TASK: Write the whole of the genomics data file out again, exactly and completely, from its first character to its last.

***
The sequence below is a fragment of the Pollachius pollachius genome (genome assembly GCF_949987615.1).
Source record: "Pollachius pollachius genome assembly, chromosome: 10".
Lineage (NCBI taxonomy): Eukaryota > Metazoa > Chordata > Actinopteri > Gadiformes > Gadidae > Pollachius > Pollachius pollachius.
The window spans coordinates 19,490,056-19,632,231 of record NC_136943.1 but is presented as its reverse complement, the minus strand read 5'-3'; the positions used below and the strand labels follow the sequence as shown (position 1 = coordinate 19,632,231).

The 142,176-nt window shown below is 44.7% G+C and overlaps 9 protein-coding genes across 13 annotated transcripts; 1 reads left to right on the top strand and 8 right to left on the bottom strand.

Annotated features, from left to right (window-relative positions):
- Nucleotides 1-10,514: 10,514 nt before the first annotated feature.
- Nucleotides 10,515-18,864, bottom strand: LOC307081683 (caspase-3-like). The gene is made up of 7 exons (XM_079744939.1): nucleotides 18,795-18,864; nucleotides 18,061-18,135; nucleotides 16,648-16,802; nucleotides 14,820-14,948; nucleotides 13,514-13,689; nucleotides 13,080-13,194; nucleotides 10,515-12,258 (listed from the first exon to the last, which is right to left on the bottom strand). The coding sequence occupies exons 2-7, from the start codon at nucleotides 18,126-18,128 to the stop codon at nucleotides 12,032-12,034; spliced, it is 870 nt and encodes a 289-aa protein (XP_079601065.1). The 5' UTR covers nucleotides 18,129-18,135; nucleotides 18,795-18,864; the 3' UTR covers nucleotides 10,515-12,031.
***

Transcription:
The sequence below is a fragment of the Pollachius pollachius genome (genome assembly GCF_949987615.1).
Source record: "Pollachius pollachius genome assembly, chromosome: 10".
Lineage (NCBI taxonomy): Eukaryota > Metazoa > Chordata > Actinopteri > Gadiformes > Gadidae > Pollachius > Pollachius pollachius.
The window spans coordinates 19,490,056-19,632,231 of record NC_136943.1 but is presented as its reverse complement, the minus strand read 5'-3'; the positions used below and the strand labels follow the sequence as shown (position 1 = coordinate 19,632,231).

The 142,176-nt window shown below is 44.7% G+C and overlaps 9 protein-coding genes across 13 annotated transcripts; 1 reads left to right on the top strand and 8 right to left on the bottom strand.

Annotated features, from left to right (window-relative positions):
- Nucleotides 1-10,514: 10,514 nt before the first annotated feature.
- Nucleotides 10,515-18,864, bottom strand: LOC307081683 (caspase-3-like). The gene is made up of 7 exons (XM_079744939.1): nucleotides 18,795-18,864; nucleotides 18,061-18,135; nucleotides 16,648-16,802; nucleotides 14,820-14,948; nucleotides 13,514-13,689; nucleotides 13,080-13,194; nucleotides 10,515-12,258 (listed from the first exon to the last, which is right to left on the bottom strand). The coding sequence occupies exons 2-7, from the start codon at nucleotides 18,126-18,128 to the stop codon at nucleotides 12,032-12,034; spliced, it is 870 nt and encodes a 289-aa protein (XP_079601065.1). The 5' UTR covers nucleotides 18,129-18,135; nucleotides 18,795-18,864; the 3' UTR covers nucleotides 10,515-12,031.